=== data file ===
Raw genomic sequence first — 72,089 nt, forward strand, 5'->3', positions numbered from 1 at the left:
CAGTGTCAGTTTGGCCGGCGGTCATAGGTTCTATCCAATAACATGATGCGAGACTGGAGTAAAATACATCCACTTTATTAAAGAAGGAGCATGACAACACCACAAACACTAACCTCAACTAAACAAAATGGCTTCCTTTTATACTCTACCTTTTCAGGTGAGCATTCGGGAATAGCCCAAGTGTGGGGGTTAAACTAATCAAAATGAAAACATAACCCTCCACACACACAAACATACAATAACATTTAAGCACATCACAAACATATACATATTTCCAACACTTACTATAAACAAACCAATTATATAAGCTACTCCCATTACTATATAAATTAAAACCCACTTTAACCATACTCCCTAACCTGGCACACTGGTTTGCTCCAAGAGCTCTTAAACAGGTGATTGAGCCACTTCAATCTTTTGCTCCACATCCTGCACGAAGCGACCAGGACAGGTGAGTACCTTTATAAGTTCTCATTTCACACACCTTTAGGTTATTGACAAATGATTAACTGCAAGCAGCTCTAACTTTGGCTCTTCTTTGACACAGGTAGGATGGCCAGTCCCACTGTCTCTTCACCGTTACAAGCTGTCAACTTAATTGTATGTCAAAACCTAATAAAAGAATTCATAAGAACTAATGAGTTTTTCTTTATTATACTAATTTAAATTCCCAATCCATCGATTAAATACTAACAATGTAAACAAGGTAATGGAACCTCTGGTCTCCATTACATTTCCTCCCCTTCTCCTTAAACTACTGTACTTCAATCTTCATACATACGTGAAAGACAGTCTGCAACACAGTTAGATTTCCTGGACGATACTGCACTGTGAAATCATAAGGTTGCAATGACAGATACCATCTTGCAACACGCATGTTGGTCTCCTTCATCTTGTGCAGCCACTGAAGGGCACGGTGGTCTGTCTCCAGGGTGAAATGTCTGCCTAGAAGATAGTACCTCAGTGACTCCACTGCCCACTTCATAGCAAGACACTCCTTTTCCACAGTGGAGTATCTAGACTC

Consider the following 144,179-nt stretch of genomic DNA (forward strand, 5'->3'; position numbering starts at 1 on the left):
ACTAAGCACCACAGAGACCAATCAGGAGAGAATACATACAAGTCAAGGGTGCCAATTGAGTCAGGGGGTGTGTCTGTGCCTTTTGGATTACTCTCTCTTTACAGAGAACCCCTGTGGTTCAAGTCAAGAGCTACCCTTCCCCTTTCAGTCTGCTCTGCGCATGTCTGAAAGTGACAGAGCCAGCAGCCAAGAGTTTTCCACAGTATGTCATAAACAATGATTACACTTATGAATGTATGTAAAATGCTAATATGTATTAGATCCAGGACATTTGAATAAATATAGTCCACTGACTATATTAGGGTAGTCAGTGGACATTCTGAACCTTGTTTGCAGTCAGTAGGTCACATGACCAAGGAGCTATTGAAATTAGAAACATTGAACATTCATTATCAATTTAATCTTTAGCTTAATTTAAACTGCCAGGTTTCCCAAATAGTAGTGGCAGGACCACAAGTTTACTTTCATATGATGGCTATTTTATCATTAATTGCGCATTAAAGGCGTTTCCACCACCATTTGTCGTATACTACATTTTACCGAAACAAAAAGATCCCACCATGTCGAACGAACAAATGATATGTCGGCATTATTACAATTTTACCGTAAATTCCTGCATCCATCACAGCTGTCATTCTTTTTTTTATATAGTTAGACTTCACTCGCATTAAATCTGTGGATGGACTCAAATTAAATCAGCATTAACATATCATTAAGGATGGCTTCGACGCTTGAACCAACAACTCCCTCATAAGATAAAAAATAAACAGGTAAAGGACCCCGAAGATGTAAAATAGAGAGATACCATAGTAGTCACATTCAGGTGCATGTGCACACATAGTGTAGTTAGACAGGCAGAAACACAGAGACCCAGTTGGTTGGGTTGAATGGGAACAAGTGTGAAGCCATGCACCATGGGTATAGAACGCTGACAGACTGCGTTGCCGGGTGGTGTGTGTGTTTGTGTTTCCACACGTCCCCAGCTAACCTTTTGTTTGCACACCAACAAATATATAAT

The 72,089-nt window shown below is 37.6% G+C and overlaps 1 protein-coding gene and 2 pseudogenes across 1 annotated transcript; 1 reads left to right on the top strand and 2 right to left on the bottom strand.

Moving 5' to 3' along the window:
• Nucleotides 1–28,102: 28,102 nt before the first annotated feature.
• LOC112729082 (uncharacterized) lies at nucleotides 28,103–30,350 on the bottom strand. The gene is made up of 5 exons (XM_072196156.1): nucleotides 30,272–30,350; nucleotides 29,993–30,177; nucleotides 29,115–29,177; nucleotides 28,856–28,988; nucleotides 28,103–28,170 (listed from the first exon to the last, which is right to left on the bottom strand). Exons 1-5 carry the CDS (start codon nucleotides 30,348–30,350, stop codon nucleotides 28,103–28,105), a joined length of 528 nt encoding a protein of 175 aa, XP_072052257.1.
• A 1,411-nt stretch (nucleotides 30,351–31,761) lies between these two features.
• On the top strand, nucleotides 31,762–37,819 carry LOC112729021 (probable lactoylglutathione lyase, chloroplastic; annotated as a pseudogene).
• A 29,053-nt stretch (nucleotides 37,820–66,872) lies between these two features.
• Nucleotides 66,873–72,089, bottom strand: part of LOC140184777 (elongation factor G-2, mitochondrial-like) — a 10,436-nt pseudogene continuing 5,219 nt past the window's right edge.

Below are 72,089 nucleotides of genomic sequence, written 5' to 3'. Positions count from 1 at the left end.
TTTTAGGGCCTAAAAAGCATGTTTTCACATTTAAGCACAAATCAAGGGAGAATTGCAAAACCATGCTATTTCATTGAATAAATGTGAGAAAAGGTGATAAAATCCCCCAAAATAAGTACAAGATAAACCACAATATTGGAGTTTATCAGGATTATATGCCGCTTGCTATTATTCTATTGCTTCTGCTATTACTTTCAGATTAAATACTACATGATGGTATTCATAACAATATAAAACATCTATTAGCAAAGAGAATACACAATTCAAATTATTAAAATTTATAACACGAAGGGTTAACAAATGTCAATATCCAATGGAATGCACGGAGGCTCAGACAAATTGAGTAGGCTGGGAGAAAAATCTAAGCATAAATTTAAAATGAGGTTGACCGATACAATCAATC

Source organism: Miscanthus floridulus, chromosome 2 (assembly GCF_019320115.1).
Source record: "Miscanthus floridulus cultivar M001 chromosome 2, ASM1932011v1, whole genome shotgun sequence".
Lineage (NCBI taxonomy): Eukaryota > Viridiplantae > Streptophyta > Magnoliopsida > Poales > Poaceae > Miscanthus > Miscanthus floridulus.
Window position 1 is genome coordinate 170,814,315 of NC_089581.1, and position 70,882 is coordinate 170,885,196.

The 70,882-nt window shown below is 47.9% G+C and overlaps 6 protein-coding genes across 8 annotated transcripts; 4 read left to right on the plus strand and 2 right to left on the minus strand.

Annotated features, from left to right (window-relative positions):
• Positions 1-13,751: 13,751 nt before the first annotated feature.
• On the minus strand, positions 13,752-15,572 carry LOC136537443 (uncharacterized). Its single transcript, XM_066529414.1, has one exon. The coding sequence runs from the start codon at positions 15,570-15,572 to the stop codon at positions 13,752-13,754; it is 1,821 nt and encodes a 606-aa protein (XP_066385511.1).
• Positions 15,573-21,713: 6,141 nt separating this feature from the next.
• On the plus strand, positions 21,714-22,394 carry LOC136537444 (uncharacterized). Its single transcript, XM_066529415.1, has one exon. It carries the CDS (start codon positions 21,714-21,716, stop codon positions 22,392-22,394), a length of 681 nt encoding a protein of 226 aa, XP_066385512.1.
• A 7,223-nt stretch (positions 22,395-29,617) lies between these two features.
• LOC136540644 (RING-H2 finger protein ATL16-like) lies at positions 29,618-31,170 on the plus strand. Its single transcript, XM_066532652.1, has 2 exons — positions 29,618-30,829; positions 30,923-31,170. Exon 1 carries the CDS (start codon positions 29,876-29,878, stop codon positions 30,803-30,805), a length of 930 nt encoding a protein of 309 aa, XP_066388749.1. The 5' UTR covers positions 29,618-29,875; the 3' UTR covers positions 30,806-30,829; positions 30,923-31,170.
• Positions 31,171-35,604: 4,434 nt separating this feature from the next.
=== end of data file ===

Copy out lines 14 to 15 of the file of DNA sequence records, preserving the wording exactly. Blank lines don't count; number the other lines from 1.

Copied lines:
TTTTAGGGCCTAAAAAGCATGTTTTCACATTTAAGCACAAATCAAGGGAGAATTGCAAAACCATGCTATTTCATTGAATAAATGTGAGAAAAGGTGATAAAATCCCCCAAAATAAGTACAAGATAAACCACAATATTGGAGTTTATCAGGATTATATGCCGCTTGCTATTATTCTATTGCTTCTGCTATTACTTTCAGATTAAATACTACATGATGGTATTCATAACAATATAAAACATCTATTAGCAAAGAGAATACACAATTCAAATTATTAAAATTTATAACACGAAGGGTTAACAAATGTCAATATCCAATGGAATGCACGGAGGCTCAGACAAATTGAGTAGGCTGGGAGAAAAATCTAAGCATAAATTTAAAATGAGGTTGACCGATACAATCAATC

Source organism: Miscanthus floridulus, chromosome 2 (assembly GCF_019320115.1).